User, Responsibility, Application, Organization,
Flexfield Support
Ability to process flexfields
Internal identifiers
Internal Oracle IDs rather than common values (i.e. party_id rather than
Owned by 'apps'
Unlike other objects like tables, which are owned by individual module
schemas, all of the APIs are owned by the 'apps' schema
No quite standards but fairly common
Required by several public APIs. For example, required when updating
parties/customers and employees.
No status
Some public APIs don’t provide a status parameter, so how do you know if
they were processed successfully?
No messages
They write out to fnd_msg or another utility rather than have an output
messages parameter
Special messages
User, Responsibility, Application, Organization,
Error message handling
• Messages
• Number of messages controls how you retrieve them for most
APIs. As a general rule, most APIs have a p_msg_count or
x_msg_count parameter that gives you the message count
• Single message
• Generally go to output parameter p_msg_data (or x_msg_data)
• Multiple messages
• Generally written to fnd message buffer,
• Must retrieve with fnd_msg_pub.get
Public API Failures
"I have not failed. I've just found 10,000 ways that won't work."
- Thomas Edison
Types of API Failures
Failure Type
How to address
Failure to make
valid API Call
API not executed because
call is invalid, typical error
Check data-types of values passed and datatypes of parameters.
If that’s not it, then look at documentation or
look at the API code (TOAD and SQL*Developer
make this easy) to find required parameters
(those that do not have default values).
Check the error messages, some are fairly
If error message is not meaningful, try to
eliminate non-required parameters and then
add back one at a time until error occurs.
Check the documentation
Raise an SR
ORA-0650 Wrong number
of types of arguments
Validation failure
Data does not pass
validation and does not
create or update data
Public API Performance
"Whenever you are asked if you can do a job, tell 'em, 'Certainly I can!'
Then get busy and find out how to do it."
- Theodore Roosevelt
• You can’t improve API performance… can you?
• Performance techniques
• Traces and indexes
• Use internal IDs
• Parallel execution
• Pre-validate
• Coordinating activity
• Pinning
• Data preparation
• Patches
• Commit frequency
Extending functionality with Wrappers
• Wrappers
• Program which provides a programming shell within
which one or more APIs, validations, and output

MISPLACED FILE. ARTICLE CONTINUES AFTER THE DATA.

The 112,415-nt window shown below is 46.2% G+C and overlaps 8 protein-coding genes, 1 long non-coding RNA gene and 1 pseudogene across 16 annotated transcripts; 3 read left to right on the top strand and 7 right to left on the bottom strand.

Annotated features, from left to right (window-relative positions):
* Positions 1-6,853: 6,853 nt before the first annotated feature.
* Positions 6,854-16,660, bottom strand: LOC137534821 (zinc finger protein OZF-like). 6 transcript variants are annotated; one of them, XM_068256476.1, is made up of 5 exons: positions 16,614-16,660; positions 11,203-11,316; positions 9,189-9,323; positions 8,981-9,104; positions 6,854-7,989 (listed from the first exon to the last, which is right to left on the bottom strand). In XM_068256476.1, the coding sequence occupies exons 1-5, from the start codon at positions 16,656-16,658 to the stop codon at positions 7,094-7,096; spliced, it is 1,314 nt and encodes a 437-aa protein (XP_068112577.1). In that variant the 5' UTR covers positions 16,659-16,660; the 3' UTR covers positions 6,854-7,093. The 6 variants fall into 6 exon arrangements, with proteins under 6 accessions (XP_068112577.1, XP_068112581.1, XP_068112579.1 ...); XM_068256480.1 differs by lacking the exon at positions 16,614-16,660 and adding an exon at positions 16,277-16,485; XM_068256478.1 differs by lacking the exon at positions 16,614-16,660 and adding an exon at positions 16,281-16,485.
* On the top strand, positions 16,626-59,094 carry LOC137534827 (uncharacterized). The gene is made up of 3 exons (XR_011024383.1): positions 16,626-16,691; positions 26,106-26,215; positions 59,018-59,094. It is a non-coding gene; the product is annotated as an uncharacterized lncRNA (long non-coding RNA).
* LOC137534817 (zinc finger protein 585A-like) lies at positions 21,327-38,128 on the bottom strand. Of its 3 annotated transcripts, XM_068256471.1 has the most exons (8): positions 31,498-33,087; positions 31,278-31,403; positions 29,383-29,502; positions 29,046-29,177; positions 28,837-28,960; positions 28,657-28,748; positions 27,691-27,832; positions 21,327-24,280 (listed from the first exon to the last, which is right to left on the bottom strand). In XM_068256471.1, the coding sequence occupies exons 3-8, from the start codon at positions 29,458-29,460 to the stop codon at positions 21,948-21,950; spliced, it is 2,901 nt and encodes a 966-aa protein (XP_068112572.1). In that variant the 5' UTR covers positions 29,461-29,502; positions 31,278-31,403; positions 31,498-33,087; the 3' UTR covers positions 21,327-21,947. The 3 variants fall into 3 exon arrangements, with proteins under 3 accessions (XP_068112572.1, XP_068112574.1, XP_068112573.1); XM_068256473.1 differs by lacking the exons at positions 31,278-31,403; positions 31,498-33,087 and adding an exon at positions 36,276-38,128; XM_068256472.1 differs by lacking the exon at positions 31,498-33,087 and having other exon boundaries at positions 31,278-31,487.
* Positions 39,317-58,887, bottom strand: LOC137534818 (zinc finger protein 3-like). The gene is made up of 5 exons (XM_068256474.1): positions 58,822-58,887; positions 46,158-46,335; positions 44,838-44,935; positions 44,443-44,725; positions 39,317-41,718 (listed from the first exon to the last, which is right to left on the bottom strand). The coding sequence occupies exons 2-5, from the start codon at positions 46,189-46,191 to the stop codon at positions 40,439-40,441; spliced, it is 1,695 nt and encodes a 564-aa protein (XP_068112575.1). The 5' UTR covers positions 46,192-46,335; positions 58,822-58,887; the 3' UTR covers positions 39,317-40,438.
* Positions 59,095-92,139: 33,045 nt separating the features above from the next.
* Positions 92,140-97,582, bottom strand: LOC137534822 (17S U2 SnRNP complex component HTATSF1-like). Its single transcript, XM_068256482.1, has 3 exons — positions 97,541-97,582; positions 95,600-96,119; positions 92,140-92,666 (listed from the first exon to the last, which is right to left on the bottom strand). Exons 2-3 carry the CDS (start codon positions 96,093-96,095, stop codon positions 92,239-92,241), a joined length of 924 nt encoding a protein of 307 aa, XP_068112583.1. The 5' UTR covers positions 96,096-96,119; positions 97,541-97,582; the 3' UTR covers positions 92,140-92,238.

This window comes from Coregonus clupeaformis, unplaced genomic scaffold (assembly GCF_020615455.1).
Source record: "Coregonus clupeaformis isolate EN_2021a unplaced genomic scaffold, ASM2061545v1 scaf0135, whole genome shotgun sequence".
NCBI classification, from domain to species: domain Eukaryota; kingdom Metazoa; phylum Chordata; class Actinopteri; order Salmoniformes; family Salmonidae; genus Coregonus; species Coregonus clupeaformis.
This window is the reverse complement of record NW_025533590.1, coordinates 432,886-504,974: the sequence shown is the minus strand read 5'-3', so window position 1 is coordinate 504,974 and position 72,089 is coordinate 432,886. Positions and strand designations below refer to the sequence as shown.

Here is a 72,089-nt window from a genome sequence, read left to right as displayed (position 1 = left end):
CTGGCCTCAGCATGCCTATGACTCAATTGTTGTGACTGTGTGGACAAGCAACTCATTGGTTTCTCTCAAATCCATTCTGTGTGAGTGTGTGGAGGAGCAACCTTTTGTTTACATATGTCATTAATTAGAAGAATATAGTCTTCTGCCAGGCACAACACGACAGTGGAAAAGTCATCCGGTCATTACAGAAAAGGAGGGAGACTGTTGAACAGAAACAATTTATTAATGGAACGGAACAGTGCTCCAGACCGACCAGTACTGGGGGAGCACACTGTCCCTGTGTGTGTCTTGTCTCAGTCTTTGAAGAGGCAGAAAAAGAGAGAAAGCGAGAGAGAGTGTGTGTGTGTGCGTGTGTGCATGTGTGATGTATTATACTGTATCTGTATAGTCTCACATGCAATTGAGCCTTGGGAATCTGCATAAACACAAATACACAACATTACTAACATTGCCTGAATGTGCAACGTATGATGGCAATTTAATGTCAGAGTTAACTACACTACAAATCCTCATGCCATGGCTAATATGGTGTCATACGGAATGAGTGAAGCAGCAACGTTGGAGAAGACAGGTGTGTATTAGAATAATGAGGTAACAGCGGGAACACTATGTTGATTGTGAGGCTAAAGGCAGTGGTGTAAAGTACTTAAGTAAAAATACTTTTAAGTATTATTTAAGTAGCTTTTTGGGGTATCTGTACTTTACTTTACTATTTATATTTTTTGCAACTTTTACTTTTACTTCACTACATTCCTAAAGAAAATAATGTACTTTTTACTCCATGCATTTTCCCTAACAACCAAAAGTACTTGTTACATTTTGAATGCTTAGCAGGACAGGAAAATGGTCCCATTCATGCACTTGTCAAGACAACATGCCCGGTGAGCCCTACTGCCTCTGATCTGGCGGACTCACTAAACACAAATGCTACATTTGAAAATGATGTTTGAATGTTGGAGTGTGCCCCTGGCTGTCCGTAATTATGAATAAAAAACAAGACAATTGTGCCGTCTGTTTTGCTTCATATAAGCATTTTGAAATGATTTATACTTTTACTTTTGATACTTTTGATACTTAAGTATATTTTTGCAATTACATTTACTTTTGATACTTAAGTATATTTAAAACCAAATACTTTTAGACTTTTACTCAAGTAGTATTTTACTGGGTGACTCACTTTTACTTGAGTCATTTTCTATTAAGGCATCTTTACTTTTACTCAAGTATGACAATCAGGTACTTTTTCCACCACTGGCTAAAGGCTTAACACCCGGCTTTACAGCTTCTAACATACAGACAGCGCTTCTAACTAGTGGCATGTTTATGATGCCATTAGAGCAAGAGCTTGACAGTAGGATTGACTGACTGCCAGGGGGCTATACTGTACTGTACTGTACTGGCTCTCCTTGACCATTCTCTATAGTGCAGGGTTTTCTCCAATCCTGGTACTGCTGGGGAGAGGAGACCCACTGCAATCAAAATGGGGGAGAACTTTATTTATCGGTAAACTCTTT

translations can occur.
• Why use wrappers?
• Often takes multiple APIs to complete a business
• Allows addition of logic, validations, and workflows
• Requires programming effort but process efficiency
usually makes it a good investment
Private APIs
"Risk comes from not knowing what you're doing."
-Warren Buffett
When do private APIs come into play?
• When there are business process you need to perform outside of the forms
and there’s no public API… but you’ve found a private API. Should you use
it? What are the risks?
• Risks
• Use of private APIs is not supported by Oracle
• May not work as you expect
• Benefits
• Significantly better than direct table writes
• Not really that difficult to fully vet and test
• Do Oracle customers use private APIs?
• Yes. In my experience working with many (50+) organizations that make use of
public APIs, approximately half also use private APIs.
• Oracle has invested heavily in exposing APIs to its customers,
which is evident by the big increase in public APIs between
R11 (1,500) and R12 (2,500)
• Public APIs provide a safe and effective way to perform Oracle
EBS transactions much faster and more efficiently than
standard forms or custom programs
• While it isn’t always easy to find them, there are public APIs
for nearly every business process. With some ingenuity and
elbow grease you can find them and learn how to use them
• You can put them in wrappers for a more complete business
process and you can improve their performance when needed
• This is the 'right' (i.e. safe and supported) way to work with
your Oracle EBS data
For more information
• To see white paper that was the source of data for this
presentation, please go to:
• To email Rob Lepanto